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Publication numberUS4471683 A
Publication typeGrant
Application numberUS 06/411,946
Publication dateSep 18, 1984
Filing dateAug 26, 1982
Priority dateAug 26, 1982
Fee statusLapsed
Publication number06411946, 411946, US 4471683 A, US 4471683A, US-A-4471683, US4471683 A, US4471683A
InventorsHerman E. Brown
Original AssigneeThe United States Of America As Represented By The Secretary Of The Air Force
Export CitationBiBTeX, EndNote, RefMan
External Links: USPTO, USPTO Assignment, Espacenet
For use by a pilot of an aircraft against existing targets
US 4471683 A
Abstract
A voice-controlled weapons launching system for use by a pilot of an aircraft against a plurality of simultaneously appearing (i.e., existing) targets, such as two or more aggressor aircraft (or tanks, or the like) attacking the sole defender aircraft. The system includes, in combination, a voice controlled input device linked to and controlling a computer; apparatus (such as a television camera, receiver, and display), linked to and actuated by the computer by a voice command from the pilot, for acquiring and displaying an image of the multi-target area; a laser, linked to and actuated by the computer by a voice command from the pilot to point to (and to lock on to) any one of the plurality of targets, with the laser emitting a beam toward the designated (i.e., selected) target; and a plurality of laser beam-rider missiles, with a different missile being launched toward and attacking each different designated target by riding the laser beam to that target. Unlike the prior art, the system allows the pilot to use his hands full-time to fly and to control the aircraft, while also permitting him to launch each different missile in rapid sequence by giving a two-word spoken command after he has visually selected each target of the plurality of targets, thereby making it possible for the pilot of a single defender aircraft to prevail against the plurality of simultaneously attacking aircraft, or tanks, or the like.
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Claims(9)
What is claimed is:
1. A voice command weapons launching system for use by a pilot of an aircraft against a plurality of simultaneously existing targets, comprising:
a. a voice controlled input means, aboard said aircraft within voice range of the pilot, for recognizing and executing voice commands given by said pilot, wherein this means includes a voice controlled input device and a computer to which said device is operably linked;
b. an imaging subsystem aboard said aircraft and operably linked with and responsive to said voice controlled input means, wherein said subsystem includes:
means for acquiring an image of a scene containing a plurality of simultaneously existing targets; and
means for displaying said acquired image to said pilot, with this means operably linked to said image acquiring means;
c. a laser means, aboard said aircraft and operably linked with and responsive to said voice controlled input means, for selecting any one target of said plurality of simultaneously existing targets as the target designated for attack by emitting a beam of laser light toward said designated target in response to voice commands given by said pilot, wherein this means includes a movable laser member which is pointable toward said designated target; and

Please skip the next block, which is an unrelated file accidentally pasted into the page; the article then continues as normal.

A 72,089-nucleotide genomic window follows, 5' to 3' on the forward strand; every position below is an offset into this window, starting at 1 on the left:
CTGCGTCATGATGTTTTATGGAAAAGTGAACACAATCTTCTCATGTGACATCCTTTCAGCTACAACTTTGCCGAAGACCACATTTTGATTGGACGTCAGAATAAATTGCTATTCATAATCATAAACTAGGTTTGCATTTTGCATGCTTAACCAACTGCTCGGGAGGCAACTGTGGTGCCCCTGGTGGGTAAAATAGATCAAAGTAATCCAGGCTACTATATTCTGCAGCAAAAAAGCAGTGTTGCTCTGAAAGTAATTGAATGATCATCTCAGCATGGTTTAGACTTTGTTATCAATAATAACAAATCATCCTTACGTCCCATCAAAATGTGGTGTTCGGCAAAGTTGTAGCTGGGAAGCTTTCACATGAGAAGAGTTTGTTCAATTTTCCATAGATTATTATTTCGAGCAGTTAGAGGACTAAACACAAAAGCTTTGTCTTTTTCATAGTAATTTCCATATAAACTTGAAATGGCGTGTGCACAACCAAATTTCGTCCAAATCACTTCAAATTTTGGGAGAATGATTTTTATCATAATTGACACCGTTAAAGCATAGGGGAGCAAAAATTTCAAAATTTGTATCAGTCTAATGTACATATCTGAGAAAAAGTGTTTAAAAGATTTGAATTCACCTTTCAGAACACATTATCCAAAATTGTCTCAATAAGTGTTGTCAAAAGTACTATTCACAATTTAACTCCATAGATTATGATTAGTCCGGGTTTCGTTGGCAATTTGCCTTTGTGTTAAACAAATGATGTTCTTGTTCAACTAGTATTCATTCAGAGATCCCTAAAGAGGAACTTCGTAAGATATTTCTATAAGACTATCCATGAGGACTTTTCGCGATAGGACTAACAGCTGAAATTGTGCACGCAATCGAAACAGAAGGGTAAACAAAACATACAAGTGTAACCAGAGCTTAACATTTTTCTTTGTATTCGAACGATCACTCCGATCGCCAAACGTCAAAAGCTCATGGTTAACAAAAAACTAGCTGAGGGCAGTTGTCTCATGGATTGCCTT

d. a plurality of laser beam-rider weapons, aboard said aircraft and operably linked with and responsive to said voice controlled input means, whereby one weapon of said plurality is individually and separately launched from said aircraft in response to voice commands given by said pilot, and whereby said launched weapon rides said emitted laser light beam from said aircraft to said designated target; and
whereby, in rapid sequence and in response to voice commands given by said pilot, each target of said plurality of simultaneously existing targets is sequentially designated as the target to be attacked and is attacked by the launching of a different one of said plurality of laser beam-rider weapons toward said designated target.
2. A voice command weapons launching system, as set forth in claim 1, wherein said voice controlled input device is speaker dependent.
3. A voice command weapons launching system, as set forth in claim 1, wherein said voice controlled input device is speaker independent.
4. A voice command weapons launching system, as set forth in claim 1, wherein said voice controlled input device recognizes a plurality of spoken words which include the spoken words "On", "Off", "Launch", "Area", "A", "B", "C", "D", "E", "F", "G", "H", "I", "J", "K", "L", "M", N", "O", "P", "Q", "R", "S", "T", "U", "V", "W", "X", "Y", "Z", "One", "Two", "Three", "Four", "Five", "Six", "Seven", "Eight", "Nine", "Ten", and "Zero".
5. A voice command weapons launching system, as set forth in claim 1, wherein said display means of said imaging subsystem includes a display with an alpha/numeric grid, whereby the location of a target displayed on said grid can be vocalized by the use of two spoken words, where one word is a letter of the alphabet of the English language and the other word is a numeral from "Zero" to "Ten", inclusive.